INDIGO. Botanical species: Indigofera tinctoria
Description: A plant of the legume family native to tropical West Africa from Tanzania to southern Africa, and in Asia from the Indian subcontinent to Indochina. A shrub that can reach 2 m in height, with light green, imparipinnate, opposite compound leaves and inflorescences with purple bell-shaped flowers.
Part used: Leaves.
Active substance: indigotine and indigoferin (indigoids)
Preparation: The active ingredient is a blue-green powder which is mixed with henna and applied as a poultice.
Shade: Indigo can give light blues ranging from a pale sky tone to a deep navy blue almost black. And if it is pure it smells like a mixture of fruit and manure.
From the 19th to the mid-20th century it was one of the most popular dyes for dying hair black. It was known as “black henna”, because when mixed with henna and applied to the hair, it gives it a deep and very lush black colour.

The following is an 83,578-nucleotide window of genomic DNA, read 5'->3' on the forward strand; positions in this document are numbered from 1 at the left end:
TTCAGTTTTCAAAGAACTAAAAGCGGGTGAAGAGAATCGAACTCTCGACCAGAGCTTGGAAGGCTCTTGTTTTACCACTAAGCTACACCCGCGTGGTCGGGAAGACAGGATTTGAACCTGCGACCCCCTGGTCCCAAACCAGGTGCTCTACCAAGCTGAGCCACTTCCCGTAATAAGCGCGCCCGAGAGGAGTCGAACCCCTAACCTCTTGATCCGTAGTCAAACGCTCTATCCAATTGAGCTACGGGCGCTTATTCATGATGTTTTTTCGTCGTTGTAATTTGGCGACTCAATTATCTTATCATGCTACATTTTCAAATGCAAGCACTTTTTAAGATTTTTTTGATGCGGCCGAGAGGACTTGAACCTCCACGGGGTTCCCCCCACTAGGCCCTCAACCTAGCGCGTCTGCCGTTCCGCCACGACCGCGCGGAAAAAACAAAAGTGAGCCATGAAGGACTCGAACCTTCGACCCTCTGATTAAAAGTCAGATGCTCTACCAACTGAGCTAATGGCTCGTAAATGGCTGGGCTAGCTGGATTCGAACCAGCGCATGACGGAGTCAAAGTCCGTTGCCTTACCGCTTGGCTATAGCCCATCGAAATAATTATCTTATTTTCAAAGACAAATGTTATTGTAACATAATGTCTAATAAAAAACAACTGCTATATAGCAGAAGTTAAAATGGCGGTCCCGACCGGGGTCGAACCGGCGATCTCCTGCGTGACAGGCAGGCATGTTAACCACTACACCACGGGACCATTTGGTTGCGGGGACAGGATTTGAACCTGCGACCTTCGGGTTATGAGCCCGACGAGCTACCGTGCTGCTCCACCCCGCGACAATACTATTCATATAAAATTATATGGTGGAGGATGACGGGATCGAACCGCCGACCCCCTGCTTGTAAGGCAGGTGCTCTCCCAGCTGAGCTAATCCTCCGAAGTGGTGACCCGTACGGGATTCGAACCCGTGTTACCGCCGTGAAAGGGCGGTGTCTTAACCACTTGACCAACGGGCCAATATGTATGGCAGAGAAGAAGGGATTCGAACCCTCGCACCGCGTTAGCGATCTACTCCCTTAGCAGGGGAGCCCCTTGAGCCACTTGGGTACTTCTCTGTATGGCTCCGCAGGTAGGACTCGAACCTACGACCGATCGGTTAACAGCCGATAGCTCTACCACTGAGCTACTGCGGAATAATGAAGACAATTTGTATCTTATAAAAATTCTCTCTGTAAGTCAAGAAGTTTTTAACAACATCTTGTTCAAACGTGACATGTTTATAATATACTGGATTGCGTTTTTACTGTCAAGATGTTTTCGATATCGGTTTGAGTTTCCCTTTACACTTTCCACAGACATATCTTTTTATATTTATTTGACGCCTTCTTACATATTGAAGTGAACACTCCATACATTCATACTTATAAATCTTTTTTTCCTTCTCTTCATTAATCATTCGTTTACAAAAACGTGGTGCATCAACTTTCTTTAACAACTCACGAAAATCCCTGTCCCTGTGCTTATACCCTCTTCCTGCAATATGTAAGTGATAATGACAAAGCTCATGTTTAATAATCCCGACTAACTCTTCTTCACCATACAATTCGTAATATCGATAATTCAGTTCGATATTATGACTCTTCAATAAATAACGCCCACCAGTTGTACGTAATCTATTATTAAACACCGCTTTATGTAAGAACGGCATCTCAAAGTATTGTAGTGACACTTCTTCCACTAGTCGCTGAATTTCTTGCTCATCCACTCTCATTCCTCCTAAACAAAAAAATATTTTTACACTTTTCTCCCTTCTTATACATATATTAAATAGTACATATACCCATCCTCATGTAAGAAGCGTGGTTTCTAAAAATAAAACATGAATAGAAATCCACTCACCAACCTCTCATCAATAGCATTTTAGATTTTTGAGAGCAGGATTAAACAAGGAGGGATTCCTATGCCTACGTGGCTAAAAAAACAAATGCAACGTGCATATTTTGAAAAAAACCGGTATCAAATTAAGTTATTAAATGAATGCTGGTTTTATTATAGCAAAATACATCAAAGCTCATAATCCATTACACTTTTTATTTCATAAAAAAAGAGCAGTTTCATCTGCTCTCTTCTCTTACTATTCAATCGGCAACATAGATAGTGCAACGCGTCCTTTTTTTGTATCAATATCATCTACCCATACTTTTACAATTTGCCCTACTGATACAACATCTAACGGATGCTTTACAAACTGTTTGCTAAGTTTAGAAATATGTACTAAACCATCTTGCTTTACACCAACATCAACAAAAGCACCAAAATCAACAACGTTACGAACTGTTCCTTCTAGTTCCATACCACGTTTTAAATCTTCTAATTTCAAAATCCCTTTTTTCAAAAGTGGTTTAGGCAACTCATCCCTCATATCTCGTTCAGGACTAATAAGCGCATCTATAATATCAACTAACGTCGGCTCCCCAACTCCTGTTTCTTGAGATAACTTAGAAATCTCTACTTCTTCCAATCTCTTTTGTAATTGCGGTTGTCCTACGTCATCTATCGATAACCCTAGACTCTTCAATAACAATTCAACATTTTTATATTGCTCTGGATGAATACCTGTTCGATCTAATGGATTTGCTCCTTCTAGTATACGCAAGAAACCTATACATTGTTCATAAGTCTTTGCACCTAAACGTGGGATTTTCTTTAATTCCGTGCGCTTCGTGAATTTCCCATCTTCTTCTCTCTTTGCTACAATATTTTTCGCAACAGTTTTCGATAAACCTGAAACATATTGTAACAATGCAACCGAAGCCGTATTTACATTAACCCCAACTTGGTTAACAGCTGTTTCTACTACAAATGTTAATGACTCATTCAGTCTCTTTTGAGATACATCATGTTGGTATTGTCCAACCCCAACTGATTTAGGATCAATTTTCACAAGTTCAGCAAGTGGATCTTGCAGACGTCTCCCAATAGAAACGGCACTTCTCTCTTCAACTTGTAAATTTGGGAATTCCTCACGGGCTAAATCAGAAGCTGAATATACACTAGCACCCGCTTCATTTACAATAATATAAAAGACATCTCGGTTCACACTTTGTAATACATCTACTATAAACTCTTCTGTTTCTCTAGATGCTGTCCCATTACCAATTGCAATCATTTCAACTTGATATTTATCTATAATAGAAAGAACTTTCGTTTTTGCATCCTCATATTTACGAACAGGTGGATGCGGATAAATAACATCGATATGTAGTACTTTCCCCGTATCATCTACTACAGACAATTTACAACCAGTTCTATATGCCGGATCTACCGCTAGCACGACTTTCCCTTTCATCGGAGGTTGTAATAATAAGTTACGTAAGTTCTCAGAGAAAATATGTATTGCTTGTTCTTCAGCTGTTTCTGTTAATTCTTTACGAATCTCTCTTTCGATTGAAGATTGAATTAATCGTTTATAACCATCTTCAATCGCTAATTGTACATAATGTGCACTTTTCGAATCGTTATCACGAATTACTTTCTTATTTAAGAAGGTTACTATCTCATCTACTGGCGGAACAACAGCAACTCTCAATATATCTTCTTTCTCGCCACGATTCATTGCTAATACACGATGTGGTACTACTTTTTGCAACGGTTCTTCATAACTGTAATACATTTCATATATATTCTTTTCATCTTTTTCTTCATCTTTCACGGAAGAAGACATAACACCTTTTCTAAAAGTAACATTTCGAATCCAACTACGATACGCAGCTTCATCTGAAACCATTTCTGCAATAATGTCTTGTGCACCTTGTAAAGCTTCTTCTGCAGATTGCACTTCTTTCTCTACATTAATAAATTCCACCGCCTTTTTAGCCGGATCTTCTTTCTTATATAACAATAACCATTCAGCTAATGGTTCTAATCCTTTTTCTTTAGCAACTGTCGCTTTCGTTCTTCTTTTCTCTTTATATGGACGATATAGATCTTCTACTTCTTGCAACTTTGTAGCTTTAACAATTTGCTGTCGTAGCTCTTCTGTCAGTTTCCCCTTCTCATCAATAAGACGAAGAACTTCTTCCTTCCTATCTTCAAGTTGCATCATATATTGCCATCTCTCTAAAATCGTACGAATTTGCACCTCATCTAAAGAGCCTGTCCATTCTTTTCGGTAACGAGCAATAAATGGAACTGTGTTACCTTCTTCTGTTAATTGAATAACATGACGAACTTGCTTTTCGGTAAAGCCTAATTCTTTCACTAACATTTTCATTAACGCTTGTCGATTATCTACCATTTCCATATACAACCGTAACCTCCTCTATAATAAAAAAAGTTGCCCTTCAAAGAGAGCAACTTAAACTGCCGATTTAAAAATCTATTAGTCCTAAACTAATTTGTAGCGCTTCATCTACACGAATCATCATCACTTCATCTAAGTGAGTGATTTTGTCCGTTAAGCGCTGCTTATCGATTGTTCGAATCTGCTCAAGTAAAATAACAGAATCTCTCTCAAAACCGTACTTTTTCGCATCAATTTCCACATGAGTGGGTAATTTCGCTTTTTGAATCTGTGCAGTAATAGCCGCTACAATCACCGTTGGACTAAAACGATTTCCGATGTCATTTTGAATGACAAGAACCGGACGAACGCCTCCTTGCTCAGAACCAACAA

Benefits: Regular use of indigo can prevent premature greying of hair. It also stimulates hair growth, improves hair colour and shine and provides a fresh feeling.
CHAMOMILE. Botanical species: mainly Roman chamomile is used (Anthemis nobilis) although German chamomile is also used (Matricaria chamomilla).
Description: Perennial herbaceous plant of the Asteraceae family, with a very branched and creeping stem, in inflorescences in flower heads generally formed by radial ligulate flowers of white colour and disc-shaped flowers with yellow corolla in the centre. The leaves are alternate and highly segmented. It flowers in spring and summer, and is native to Europe, where it is easily found in meadows and around gardens and cultivated land.
Part used: Flowers.
Active principle: Apigenin, with a polyphenolic structure.
Preparation: Cook the flowers in boiling water. Poultice of crushed flowers mixed with kaolin.
Shade: Yellowish-golden. When applied repeatedly, it has a lightening effect.